Emily Badger is a former staff writer at CityLab. Her work has previously appeared in Pacific Standard, GOOD, The Christian Science Monitor, and The New York Times. She lives in the Washington, D.C. area.
Scientists at Columbia University test 32 different projections for the future. None of them look good.
Despite the modern advances of central air and cooling centers, record-hot weather still regularly kills people all over the world. A 2010 heat wave in Russia was blamed for killing about 55,000 people. An earlier one, in 2003, claimed 70,000 across Europe. And an infamously scorching stretch of the summer of 1995 in Chicago killed about 750.
Climate change brings with it the threat that such natural disasters could happen more often, with higher death tolls, as late spring and early fall start to feel more like summer, and as summer itself gets worse. Cities are particularly vulnerable, given the urban heat island effect (we also know that certain neighborhoods within most cities are at particularly grave risk). Temperatures around New York City, for example, increased by about 2 degrees Celsius between 1901 and 2000 – a rate that was higher than the national average.
Exactly how bad the heat waves will get will depend on some uncertain factors, like how fast global populations rise and how successful we are at curbing greenhouse gasses. But researchers at Columbia University's Earth Institute and the Mailman School of Public Health have at least attempted to come up with some estimates. In new research published in the journal Nature Climate Change, they downscale future temperature projections for the island of Manhattan using 16 climate models under two scenarios (one assumes rapid global population growth and scant attempts to limit emissions; the other assumes slower growth and technological advances that slow emissions by 2040).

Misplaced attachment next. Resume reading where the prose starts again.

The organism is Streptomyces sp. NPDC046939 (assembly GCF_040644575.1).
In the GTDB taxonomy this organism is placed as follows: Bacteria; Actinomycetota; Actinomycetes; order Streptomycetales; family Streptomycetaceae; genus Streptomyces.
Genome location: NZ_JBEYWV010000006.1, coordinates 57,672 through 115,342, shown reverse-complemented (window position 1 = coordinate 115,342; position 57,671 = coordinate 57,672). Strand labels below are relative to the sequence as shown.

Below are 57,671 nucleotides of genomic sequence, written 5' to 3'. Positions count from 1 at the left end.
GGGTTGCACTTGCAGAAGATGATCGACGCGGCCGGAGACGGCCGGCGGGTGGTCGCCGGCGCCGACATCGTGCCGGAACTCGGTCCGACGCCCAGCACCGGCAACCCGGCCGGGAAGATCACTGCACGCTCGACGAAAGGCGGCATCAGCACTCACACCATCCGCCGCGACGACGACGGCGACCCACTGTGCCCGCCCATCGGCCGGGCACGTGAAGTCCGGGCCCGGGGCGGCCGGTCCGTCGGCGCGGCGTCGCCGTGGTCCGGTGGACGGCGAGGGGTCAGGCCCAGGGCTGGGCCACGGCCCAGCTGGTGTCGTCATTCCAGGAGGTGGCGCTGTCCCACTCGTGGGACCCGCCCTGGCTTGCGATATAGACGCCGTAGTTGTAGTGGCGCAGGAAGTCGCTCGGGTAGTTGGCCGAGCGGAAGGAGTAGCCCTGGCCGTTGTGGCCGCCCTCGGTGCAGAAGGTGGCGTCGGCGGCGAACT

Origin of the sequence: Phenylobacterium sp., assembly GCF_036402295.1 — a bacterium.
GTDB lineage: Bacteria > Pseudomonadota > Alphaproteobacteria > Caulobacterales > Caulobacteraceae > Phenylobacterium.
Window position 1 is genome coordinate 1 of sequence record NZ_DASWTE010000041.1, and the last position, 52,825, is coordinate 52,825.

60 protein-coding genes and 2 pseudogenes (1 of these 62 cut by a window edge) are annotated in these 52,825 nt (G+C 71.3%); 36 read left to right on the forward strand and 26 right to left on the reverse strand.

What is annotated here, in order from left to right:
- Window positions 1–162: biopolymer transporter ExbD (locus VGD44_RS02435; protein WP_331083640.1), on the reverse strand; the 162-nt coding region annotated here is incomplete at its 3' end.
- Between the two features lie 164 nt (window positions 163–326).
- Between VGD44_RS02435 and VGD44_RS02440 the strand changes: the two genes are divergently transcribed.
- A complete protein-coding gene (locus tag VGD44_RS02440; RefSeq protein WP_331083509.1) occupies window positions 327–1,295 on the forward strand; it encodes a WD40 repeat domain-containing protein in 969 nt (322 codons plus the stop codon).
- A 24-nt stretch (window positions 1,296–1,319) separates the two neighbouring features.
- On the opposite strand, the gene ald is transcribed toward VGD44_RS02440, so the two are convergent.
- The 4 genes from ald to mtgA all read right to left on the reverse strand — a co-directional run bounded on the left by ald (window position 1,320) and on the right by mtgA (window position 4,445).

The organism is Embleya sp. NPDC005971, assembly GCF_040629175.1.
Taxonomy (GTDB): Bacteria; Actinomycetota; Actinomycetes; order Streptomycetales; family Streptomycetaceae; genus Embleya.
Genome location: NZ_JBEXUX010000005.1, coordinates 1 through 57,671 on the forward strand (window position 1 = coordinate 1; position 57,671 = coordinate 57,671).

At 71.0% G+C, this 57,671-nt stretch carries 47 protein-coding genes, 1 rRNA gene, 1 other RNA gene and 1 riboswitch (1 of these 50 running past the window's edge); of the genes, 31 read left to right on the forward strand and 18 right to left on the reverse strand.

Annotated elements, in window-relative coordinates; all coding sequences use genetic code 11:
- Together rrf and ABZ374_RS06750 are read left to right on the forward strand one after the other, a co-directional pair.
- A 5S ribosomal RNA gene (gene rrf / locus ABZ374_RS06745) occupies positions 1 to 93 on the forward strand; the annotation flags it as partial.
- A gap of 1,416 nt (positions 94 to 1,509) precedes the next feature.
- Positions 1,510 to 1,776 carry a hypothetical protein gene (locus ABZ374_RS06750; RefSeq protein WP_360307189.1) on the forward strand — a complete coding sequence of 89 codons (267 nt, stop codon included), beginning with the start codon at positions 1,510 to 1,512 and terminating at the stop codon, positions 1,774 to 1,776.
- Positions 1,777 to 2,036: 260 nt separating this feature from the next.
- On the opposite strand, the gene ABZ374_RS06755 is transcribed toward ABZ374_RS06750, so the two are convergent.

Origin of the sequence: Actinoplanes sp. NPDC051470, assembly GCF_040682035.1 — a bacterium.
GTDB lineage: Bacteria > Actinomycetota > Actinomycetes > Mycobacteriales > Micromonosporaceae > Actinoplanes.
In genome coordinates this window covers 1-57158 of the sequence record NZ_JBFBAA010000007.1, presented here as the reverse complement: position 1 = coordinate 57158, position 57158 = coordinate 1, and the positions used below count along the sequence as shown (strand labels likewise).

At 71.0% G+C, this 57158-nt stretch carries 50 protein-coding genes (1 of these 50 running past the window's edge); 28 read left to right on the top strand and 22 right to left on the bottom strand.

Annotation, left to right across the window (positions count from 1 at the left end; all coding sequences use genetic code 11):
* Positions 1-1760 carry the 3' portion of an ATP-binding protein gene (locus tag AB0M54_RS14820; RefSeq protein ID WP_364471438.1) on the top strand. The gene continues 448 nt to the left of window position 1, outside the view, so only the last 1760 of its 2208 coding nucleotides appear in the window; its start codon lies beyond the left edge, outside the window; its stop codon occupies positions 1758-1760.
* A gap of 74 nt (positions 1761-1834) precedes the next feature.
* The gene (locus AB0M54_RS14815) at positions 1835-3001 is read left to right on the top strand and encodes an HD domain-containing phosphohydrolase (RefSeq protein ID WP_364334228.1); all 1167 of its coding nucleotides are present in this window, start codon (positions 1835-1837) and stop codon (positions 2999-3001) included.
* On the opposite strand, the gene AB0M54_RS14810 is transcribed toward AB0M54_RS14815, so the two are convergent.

In all 32 scenarios, compared to a baseline set in the 1980s, heat-related deaths in Manhattan go up, in some cases by as much as 90 percent by the year 2080. And these projections take into account that there will be fewer cold-related deaths from climate change. The net effect, though, still looks gruesome.
The biggest jump in deaths, these models suggest, will come from "the months surrounding summer," those stretches of May and September that we seldom associate today with heat waves. The chart at left, from the paper, shows the percent change in heat-related deaths, averaged across 16 models, in the 2080s relative to the 1980s. All of those summertime deaths also clearly wipe out any any positive changes in the wintertime death toll.
The reality in the future may be even worse than these researchers are projecting. This study doesn't take into account changes in demographics, and New York City (along with the rest of the country) will age in the coming decades. The study also doesn't consider how air quality may worsen with climate change.
But then again, we never know what technology (and health care) may bring us in the next 70 years. These early projections, though, should be enough to get us thinking now about how to get ready.